Germany | Wage tax deferral for German start-ups in an international setting
Published on 31st Jan 2023
The Ministry of Finance is looking at whether the law should apply to granting shares in an employer's affiliated entity
There are a number of challenges posed by the new wage tax deferral for German start-ups in an international setting, but the regime prevents a premature taxation on the granting of start-up equity awards and shares and, therefore, the taxation of "dry income".
The ambiguous wording of the provision – section 19a of Germany's Income Tax Act – could also apply to equity awards granted by a foreign affiliated entity of the employer. In the meantime, this interpretation has been rejected by Germany's Ministry of Finance (MOF). Its decree of 16 November 2021 denies a wage tax deferral if the employee share scheme does not provide for a direct participation in the German employing entity itself.
However, the wording of the decree still leaves room to apply the wage tax deferral to certain scenarios in which the employee receives direct shares in a foreign-tax resident employer (such as a stock company). What these scenarios have in common is that the foreign employer has a presence in Germany (for example, through a permanent establishment or agent) and is, due to this presence, required to withhold German wage tax.
Although the wording and structure of the law should support such a view, it would not be surprising if the MOF would simply deny such application and update the decree accordingly.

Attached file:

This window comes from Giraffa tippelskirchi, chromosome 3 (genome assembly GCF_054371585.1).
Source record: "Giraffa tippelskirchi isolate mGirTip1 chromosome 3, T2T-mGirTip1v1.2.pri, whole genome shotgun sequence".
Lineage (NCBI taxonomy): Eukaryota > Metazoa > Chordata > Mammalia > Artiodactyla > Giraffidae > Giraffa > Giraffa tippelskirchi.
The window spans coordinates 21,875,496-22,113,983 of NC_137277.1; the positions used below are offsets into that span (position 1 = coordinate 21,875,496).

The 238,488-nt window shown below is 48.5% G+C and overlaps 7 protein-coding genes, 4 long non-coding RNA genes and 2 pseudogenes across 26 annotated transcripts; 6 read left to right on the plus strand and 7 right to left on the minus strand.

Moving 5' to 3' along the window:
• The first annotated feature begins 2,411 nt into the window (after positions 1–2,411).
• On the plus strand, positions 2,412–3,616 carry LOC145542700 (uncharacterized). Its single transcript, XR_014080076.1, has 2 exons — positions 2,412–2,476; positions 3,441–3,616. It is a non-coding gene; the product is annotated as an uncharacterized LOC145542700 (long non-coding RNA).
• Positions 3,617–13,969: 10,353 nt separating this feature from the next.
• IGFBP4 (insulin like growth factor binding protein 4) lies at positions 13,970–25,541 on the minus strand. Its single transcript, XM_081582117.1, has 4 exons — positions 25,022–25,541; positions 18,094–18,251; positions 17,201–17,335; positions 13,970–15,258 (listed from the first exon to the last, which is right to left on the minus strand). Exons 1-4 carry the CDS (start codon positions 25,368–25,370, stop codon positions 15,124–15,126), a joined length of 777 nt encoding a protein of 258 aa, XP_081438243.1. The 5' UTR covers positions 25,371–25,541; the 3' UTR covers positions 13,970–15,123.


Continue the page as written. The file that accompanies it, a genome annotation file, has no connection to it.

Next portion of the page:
Calls have been made against narrowing the application to direct participation in the employer. The MOF is currently discussing internally the possibility of an amendment of the law on whether the wage tax deferral should explicitly apply to the granting of shares in an employer’s affiliated entity.
The MOF pursues a narrow approach to the scope of application that is not coherent with the wording and structure of the law. Ongoing internal discussions of the MOF on potential changes of the law are still at an early stage.
As a result, international start-ups have currently only very limited room to structure employee share schemes suitable for a German wage tax deferral. Further, there are alternative structuring approaches that might, in effect, result also in a wage tax deferral without falling back to the special German wage tax deferral regime, such as using stock options, restricted stock units (RSUs) or "hurdle" shares. Although most of these approaches are designed under foreign law, they may in certain circumstances have a wage tax deferral effect under German tax law.
These alternative structuring approaches do not result in a timing mismatch between taxable event (grant of share) and point in time of potential realisation (sale of share). Mismatches often have the undesirable effect that taxes become due for a benefit that cannot be economically realised in the future. This could be seen in the case of certain well-known company RSU programmes, where these units were granted at a high value determined in the course of an initial public offering and wage tax was triggered. However, due to restrictions, the RSUs could only be sold months later and, at that time, the value of the RSUs had already declined significantly. Taxes were therefore paid for “dry income” that would never become liquid.
In cross-border cases, in which German tax-resident employees are working for foreign-tax resident employers, an application of the wage tax deferral should be considered, if the foreign employer is subject to withholding German wage tax; for example, in case of a permanent establishment. Legal certainty might be achieved through a binding ruling by the tax authorities.
Common schemes should in particular be examined regarding the taxable event: to which extent participation and sale will trigger tax. This should minimise the risk that the benefits from the employee scheme are economically diminished due to a taxation of unrealised values, which is often caused by transfer restrictions of the shares.
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